Pros:

  1. No long term commitment.  You’re paying by the hour.  ($0.10 – $0.4o cents)  Your balance sheet will thank you.
  2. Internal expertise.  As opposed to using a shared host, you will have the internal expertise to set up your system from scratch, whether you choose to start with a LAMP image or a base Linux install.  There are many many free public images that will get you started, and may require little modification to run your application.
  3. Play space.  You can create additional instances of your application for load testing (client and/or server), testing new architectures, rewrites, versions, etc.  I especially like the ability to create load testing clients, something that is very hard to do cheaply any other way.  How else can you pay $1.20 for 3 hours with 4 CPUs and free bandwidth to load test your application.  (Make sure to use the internal IP address to get the free bandwidth.)
  4. Scaling.  You can easily scale vertically (upgrade to a larger 2 or 4 CPU instance) or horizontally (add instances).  Rather than trying to predict your needs, if you understand how to scale on EC2, you can scale as your demand picks up, and even scale dynamically from hour to hour.
  5. You get tons of RAM.  A small instance has 1.7Gb.  A large instance has 7.5Gb.  Compare that to what you get with other virtual hosts.
  6. You can more easily and cheaply leverage S3 for backup, storage, and serving of large files, and even SimpleDB for persistent storage.
  7. They have excellent bandwidth.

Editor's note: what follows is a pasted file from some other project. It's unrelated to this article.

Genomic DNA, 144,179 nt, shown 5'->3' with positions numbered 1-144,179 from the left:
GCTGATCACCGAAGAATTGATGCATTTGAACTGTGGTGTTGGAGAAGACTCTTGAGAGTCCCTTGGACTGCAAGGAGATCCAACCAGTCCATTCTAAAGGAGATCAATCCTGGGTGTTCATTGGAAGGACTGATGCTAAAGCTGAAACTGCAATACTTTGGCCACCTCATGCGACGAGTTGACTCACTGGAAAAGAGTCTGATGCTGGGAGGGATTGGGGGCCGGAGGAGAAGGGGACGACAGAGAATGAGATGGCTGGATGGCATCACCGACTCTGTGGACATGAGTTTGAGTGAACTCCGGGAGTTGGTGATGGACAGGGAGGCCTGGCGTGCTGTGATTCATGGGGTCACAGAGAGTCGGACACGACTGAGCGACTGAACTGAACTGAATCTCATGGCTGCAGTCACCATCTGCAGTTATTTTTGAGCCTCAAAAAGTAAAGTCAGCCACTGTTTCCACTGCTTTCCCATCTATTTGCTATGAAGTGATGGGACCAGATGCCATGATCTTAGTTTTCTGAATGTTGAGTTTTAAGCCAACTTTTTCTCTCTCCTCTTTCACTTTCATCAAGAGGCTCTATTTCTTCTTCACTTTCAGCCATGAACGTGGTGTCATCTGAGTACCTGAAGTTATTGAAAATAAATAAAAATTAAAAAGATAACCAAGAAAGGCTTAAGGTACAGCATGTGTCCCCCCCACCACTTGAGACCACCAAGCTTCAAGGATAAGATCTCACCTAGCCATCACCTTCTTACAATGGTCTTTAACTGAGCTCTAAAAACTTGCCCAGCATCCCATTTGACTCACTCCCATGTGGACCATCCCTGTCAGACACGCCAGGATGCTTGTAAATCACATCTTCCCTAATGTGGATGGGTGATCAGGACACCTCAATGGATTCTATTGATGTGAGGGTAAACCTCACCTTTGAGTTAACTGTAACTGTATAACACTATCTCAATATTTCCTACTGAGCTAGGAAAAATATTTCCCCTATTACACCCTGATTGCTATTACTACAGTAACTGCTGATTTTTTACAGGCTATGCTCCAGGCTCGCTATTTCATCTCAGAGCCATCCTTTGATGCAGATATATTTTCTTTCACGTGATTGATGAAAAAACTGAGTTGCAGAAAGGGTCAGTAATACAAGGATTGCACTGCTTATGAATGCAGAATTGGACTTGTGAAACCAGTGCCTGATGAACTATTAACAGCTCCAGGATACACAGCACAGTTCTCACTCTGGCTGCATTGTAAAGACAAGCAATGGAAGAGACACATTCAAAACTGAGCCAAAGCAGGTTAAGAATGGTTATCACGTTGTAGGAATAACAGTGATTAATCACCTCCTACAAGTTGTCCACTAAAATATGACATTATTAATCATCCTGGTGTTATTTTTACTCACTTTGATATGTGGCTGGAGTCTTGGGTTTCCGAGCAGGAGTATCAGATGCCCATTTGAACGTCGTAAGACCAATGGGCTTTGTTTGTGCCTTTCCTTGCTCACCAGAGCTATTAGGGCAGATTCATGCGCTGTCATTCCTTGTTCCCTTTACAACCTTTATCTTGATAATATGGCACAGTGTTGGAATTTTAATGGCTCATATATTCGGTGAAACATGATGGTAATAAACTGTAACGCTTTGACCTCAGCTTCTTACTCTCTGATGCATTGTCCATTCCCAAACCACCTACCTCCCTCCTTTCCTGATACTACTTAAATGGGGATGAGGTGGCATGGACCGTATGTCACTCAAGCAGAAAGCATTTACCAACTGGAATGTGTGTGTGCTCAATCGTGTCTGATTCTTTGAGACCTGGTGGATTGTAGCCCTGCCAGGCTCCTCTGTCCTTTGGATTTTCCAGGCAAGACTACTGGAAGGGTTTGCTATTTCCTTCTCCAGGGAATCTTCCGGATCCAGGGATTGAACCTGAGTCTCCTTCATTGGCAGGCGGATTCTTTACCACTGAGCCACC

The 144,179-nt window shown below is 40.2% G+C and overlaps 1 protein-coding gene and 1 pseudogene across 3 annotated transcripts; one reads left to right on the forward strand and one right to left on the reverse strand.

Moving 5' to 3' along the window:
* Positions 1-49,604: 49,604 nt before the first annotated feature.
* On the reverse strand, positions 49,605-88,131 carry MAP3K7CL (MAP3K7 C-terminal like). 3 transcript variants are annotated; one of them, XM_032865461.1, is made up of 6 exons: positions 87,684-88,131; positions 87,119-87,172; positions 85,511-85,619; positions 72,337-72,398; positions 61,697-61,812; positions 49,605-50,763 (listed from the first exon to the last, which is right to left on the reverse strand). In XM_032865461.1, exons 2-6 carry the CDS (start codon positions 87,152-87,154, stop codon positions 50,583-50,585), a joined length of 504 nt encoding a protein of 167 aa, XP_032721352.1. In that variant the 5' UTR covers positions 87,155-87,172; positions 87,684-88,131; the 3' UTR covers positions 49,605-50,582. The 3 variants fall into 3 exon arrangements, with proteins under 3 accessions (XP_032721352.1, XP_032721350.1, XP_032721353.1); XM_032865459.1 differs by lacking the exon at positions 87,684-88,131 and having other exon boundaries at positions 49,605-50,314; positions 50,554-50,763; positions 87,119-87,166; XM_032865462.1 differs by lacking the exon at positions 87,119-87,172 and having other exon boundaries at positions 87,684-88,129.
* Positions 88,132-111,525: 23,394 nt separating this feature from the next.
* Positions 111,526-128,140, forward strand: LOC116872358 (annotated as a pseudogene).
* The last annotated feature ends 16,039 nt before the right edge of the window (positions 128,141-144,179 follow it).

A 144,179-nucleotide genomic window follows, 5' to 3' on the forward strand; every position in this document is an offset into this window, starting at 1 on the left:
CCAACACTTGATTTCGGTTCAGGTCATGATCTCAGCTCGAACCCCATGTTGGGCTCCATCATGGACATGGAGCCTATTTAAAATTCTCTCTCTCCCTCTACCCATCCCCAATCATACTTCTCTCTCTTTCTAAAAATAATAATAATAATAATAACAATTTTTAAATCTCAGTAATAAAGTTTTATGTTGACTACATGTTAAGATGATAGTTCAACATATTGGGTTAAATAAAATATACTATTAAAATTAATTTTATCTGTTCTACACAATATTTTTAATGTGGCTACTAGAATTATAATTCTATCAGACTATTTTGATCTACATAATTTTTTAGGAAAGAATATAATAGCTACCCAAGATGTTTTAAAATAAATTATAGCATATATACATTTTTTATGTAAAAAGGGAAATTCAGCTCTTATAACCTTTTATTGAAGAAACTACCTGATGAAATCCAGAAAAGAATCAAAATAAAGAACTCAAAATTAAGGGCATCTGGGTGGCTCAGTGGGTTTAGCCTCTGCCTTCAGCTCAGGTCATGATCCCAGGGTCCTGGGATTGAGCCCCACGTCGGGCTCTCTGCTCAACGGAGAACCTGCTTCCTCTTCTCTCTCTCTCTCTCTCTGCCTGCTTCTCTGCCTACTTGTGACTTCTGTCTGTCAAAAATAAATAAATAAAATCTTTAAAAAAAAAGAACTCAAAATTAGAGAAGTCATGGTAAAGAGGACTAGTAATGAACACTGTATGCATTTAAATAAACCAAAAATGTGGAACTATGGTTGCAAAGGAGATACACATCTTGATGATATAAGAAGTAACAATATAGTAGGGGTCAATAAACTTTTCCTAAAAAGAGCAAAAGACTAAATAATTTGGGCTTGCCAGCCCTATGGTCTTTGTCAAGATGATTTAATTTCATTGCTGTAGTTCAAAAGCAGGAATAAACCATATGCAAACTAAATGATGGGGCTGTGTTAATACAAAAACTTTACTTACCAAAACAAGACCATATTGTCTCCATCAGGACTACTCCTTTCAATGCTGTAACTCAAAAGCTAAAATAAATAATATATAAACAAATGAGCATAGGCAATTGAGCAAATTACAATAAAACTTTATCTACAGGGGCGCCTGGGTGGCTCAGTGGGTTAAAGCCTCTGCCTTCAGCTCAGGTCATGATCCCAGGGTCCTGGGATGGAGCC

8. Less worry about hardware failure.  Failures do occur, although it should occur less often than a dedicated server, and recovery is much easier.
  9. No CPU throttling or other usage limitations.  At a shared host, it is common practice to kill long running scripts that are using significant CPU.
  10. Dedicated IP address.  It’s yours and yours alone, as long as you keep your instance running.

Cons:

  1. No static IP addresses.  You’ll need to look around and decide on how you want to manage this.  Hopefully Amazon will address this problem soon.  Basically if you change to a new instance, you will probably also get a new IP.
  2. No international presence.  S3 storage can be located in Europe, but everything else is in the US – all in Seattle I think.  If you’re running a site targeted at Hong Kong, EC2 is not your best choice.
  3. Virtualization does have a performance impact.  You are not getting something as fast as the specs would indicate.  The difference depends on what your doing and you’ll have to read around about this.
  4. Lack of “persistent” primary storage.  This is a bit of a red herring, but if you shut your instance down you will lose the main storage where you database most likely resides.  You must explicitly back up your data.  I view this as a positive because it forces you to have a good backup/restore process, and S3 is knocking on your door.   Equate the extremely low chance of instance corruption with primary hard drive failure and you would be in the same situation.
  5. Not the cheapest option.  The price starts at $72/month for a single CPU instance.  Shared hosting can be as low as $6/month.
  6. Lack of support and management tools.   You’re not buying into a full service shared hosting solution with frequently updated install scripts and 24 hour support.